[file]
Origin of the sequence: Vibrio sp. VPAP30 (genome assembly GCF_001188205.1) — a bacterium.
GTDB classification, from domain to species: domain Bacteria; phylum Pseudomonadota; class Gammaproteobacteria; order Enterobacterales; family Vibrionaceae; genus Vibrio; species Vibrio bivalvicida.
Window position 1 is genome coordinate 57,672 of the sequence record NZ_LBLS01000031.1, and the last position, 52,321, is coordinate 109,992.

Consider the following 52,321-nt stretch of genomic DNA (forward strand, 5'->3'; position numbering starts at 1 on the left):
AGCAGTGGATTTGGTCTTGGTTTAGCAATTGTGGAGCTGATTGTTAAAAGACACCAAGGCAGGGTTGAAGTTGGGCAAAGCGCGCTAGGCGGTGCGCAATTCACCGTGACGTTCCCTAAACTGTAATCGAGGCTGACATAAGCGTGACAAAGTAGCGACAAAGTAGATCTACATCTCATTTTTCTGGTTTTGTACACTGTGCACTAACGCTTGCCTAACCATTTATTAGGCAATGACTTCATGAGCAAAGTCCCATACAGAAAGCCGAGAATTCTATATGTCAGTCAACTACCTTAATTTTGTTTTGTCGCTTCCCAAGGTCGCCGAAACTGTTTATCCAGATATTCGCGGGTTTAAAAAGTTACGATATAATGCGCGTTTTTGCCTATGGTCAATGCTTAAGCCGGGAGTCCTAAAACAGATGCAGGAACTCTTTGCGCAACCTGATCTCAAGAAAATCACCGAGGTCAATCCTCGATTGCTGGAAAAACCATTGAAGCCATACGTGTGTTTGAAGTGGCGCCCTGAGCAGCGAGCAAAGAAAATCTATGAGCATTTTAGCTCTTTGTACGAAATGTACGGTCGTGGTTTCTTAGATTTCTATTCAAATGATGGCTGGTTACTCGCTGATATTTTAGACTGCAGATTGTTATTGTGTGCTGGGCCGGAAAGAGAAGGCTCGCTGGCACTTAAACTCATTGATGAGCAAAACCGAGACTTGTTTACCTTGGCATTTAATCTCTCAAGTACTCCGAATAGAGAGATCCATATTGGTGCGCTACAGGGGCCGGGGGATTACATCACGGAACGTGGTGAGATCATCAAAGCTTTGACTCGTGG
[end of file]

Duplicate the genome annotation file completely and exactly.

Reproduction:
Origin of the sequence: Vibrio sp. VPAP30 (genome assembly GCF_001188205.1) — a bacterium.
GTDB classification, from domain to species: domain Bacteria; phylum Pseudomonadota; class Gammaproteobacteria; order Enterobacterales; family Vibrionaceae; genus Vibrio; species Vibrio bivalvicida.
Window position 1 is genome coordinate 57,672 of the sequence record NZ_LBLS01000031.1, and the last position, 52,321, is coordinate 109,992.

Consider the following 52,321-nt stretch of genomic DNA (forward strand, 5'->3'; position numbering starts at 1 on the left):
AGCAGTGGATTTGGTCTTGGTTTAGCAATTGTGGAGCTGATTGTTAAAAGACACCAAGGCAGGGTTGAAGTTGGGCAAAGCGCGCTAGGCGGTGCGCAATTCACCGTGACGTTCCCTAAACTGTAATCGAGGCTGACATAAGCGTGACAAAGTAGCGACAAAGTAGATCTACATCTCATTTTTCTGGTTTTGTACACTGTGCACTAACGCTTGCCTAACCATTTATTAGGCAATGACTTCATGAGCAAAGTCCCATACAGAAAGCCGAGAATTCTATATGTCAGTCAACTACCTTAATTTTGTTTTGTCGCTTCCCAAGGTCGCCGAAACTGTTTATCCAGATATTCGCGGGTTTAAAAAGTTACGATATAATGCGCGTTTTTGCCTATGGTCAATGCTTAAGCCGGGAGTCCTAAAACAGATGCAGGAACTCTTTGCGCAACCTGATCTCAAGAAAATCACCGAGGTCAATCCTCGATTGCTGGAAAAACCATTGAAGCCATACGTGTGTTTGAAGTGGCGCCCTGAGCAGCGAGCAAAGAAAATCTATGAGCATTTTAGCTCTTTGTACGAAATGTACGGTCGTGGTTTCTTAGATTTCTATTCAAATGATGGCTGGTTACTCGCTGATATTTTAGACTGCAGATTGTTATTGTGTGCTGGGCCGGAAAGAGAAGGCTCGCTGGCACTTAAACTCATTGATGAGCAAAACCGAGACTTGTTTACCTTGGCATTTAATCTCTCAAGTACTCCGAATAGAGAGATCCATATTGGTGCGCTACAGGGGCCGGGGGATTACATCACGGAACGTGGTGAGATCATCAAAGCTTTGACTCGTGG